PA 2 Description1CS 280Programming Language ConceptsSpring 2023Programming Assignment 2Building a Recursive-Descent Parser for SPL LanguageProgramming Assignment 2◼ Objectives...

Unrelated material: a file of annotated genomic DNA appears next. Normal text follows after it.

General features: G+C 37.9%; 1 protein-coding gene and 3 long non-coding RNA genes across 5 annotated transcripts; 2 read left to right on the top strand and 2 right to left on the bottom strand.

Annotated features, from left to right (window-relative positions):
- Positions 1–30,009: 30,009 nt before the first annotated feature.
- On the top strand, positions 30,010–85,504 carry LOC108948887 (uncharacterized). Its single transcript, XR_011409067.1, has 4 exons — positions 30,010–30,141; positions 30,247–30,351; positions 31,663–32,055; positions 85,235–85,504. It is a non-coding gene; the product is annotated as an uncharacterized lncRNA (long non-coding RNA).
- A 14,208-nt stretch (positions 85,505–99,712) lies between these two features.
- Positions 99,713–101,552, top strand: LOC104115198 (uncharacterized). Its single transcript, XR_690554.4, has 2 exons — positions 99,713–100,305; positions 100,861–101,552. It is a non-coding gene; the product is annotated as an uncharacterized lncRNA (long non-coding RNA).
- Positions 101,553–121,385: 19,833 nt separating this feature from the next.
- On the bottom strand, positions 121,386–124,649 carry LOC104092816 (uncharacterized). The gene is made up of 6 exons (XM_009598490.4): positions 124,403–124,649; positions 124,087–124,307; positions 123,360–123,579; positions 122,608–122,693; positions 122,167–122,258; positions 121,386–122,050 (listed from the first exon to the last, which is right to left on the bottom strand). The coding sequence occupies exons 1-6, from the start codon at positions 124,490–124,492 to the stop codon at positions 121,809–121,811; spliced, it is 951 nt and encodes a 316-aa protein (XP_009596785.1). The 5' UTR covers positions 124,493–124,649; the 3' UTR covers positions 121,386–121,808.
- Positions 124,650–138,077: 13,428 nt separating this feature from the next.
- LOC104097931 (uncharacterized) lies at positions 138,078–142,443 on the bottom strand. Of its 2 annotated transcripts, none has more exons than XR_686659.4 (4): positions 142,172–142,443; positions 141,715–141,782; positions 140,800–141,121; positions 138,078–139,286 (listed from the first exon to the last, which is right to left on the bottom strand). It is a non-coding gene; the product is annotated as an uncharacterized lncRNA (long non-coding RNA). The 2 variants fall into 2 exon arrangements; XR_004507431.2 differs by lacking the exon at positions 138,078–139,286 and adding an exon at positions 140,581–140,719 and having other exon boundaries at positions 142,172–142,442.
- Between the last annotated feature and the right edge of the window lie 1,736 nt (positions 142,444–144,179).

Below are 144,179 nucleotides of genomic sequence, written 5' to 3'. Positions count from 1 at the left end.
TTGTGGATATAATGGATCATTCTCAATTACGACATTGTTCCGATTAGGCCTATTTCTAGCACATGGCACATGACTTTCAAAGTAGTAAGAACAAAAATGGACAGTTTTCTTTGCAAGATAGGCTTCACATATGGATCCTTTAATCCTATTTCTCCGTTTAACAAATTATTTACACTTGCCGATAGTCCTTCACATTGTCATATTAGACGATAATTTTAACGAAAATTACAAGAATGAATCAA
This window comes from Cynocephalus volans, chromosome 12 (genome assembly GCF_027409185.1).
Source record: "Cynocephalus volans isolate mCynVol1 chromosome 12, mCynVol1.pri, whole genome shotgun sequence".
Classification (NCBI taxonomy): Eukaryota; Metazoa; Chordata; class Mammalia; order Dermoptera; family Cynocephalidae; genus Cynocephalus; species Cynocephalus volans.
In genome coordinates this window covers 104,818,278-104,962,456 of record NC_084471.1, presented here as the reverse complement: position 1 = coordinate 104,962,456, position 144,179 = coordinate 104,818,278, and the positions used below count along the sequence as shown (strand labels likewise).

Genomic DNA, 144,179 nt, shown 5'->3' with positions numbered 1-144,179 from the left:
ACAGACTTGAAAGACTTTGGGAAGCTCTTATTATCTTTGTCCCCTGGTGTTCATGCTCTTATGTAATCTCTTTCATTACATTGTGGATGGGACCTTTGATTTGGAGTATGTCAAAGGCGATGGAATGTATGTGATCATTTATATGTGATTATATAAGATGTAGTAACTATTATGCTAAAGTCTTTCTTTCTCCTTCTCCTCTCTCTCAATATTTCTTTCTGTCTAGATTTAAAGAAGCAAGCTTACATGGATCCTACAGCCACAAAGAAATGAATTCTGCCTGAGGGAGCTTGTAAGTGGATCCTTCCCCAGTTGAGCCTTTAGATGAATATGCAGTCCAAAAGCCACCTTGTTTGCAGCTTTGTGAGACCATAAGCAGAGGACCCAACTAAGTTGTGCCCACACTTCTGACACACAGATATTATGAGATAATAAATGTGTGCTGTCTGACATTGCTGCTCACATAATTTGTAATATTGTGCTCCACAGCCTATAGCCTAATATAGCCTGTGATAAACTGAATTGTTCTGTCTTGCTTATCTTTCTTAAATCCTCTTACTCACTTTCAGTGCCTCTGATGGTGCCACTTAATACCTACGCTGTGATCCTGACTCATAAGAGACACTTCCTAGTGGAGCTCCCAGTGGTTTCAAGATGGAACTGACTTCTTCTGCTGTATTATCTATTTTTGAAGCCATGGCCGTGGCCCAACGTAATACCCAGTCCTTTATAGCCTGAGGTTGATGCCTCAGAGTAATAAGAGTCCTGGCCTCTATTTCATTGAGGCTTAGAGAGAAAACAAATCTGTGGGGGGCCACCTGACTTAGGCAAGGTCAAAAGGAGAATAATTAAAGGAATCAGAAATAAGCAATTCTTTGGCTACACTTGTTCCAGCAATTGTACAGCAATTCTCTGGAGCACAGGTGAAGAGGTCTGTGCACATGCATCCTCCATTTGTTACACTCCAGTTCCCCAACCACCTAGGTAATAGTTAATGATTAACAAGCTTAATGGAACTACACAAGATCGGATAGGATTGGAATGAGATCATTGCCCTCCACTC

Need help with this!